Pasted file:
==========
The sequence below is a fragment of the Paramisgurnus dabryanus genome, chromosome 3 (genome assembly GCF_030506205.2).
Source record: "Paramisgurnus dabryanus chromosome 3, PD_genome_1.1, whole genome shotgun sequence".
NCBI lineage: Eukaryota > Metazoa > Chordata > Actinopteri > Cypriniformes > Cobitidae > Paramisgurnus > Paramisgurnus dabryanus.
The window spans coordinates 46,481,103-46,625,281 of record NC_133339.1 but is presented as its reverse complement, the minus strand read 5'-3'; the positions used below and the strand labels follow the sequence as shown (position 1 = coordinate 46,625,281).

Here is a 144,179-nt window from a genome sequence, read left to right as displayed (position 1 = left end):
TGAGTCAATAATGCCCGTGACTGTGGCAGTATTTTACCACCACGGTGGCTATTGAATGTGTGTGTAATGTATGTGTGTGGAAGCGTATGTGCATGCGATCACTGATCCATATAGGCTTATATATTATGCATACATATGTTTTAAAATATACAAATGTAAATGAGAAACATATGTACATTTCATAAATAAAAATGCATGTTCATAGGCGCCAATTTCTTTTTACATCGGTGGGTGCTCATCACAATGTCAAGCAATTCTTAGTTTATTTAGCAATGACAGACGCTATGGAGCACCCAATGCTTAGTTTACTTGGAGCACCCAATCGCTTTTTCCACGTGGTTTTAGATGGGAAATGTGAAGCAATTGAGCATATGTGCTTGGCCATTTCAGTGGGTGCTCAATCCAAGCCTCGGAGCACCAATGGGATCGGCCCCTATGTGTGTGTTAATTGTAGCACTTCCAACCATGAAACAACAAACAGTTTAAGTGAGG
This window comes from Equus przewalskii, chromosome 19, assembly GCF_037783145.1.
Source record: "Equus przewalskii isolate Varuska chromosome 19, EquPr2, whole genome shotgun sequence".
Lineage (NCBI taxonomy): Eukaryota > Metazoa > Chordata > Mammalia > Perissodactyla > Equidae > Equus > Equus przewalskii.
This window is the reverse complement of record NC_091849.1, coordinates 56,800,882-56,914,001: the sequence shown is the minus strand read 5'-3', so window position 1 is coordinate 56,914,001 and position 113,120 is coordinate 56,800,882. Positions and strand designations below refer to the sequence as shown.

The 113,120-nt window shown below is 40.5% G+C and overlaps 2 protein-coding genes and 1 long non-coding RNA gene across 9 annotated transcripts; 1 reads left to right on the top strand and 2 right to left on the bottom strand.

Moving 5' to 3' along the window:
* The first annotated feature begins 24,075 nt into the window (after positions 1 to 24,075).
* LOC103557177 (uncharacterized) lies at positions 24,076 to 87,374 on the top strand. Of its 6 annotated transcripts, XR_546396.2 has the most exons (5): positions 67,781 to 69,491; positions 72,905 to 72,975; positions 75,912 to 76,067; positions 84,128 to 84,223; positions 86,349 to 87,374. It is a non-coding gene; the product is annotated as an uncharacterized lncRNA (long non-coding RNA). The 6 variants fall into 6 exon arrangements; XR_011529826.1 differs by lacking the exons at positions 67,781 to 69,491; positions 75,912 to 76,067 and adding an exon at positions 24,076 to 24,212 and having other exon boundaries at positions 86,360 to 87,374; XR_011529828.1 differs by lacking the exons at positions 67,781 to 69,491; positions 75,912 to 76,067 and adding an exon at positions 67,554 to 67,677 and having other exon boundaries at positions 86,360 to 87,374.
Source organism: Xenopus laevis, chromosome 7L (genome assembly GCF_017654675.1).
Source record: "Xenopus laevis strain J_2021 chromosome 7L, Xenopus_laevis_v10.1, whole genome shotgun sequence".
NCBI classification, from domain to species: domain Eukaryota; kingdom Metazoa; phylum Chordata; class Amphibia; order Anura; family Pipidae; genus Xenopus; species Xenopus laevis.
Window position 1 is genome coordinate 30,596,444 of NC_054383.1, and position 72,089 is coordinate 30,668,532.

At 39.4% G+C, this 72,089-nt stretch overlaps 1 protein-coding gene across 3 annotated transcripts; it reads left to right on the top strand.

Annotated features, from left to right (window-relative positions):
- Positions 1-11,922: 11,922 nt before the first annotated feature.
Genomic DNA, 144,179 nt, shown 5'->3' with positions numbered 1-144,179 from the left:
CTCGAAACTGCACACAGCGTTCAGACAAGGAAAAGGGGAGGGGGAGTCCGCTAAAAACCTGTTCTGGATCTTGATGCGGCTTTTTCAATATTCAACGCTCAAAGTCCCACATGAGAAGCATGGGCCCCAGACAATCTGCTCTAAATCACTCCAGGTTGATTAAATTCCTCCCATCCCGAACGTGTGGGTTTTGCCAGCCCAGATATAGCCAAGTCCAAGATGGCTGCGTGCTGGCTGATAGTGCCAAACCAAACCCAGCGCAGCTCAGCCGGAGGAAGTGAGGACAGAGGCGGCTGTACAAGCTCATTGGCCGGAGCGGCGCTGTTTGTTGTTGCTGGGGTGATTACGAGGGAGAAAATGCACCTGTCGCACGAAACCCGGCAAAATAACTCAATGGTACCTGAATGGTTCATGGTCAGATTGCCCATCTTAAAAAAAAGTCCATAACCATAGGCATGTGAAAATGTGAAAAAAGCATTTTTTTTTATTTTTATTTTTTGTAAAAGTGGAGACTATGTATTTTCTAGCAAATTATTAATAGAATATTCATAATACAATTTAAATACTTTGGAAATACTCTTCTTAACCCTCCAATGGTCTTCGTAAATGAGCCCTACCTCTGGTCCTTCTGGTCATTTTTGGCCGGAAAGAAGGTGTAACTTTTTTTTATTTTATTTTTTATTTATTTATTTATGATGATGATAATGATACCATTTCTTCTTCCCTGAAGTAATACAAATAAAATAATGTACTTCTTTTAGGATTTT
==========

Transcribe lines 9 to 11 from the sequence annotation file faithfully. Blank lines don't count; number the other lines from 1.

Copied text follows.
Lineage (NCBI taxonomy): Eukaryota > Metazoa > Chordata > Mammalia > Perissodactyla > Equidae > Equus > Equus przewalskii.
This window is the reverse complement of record NC_091849.1, coordinates 56,800,882-56,914,001: the sequence shown is the minus strand read 5'-3', so window position 1 is coordinate 56,914,001 and position 113,120 is coordinate 56,800,882. Positions and strand designations below refer to the sequence as shown.

The 113,120-nt window shown below is 40.5% G+C and overlaps 2 protein-coding genes and 1 long non-coding RNA gene across 9 annotated transcripts; 1 reads left to right on the top strand and 2 right to left on the bottom strand.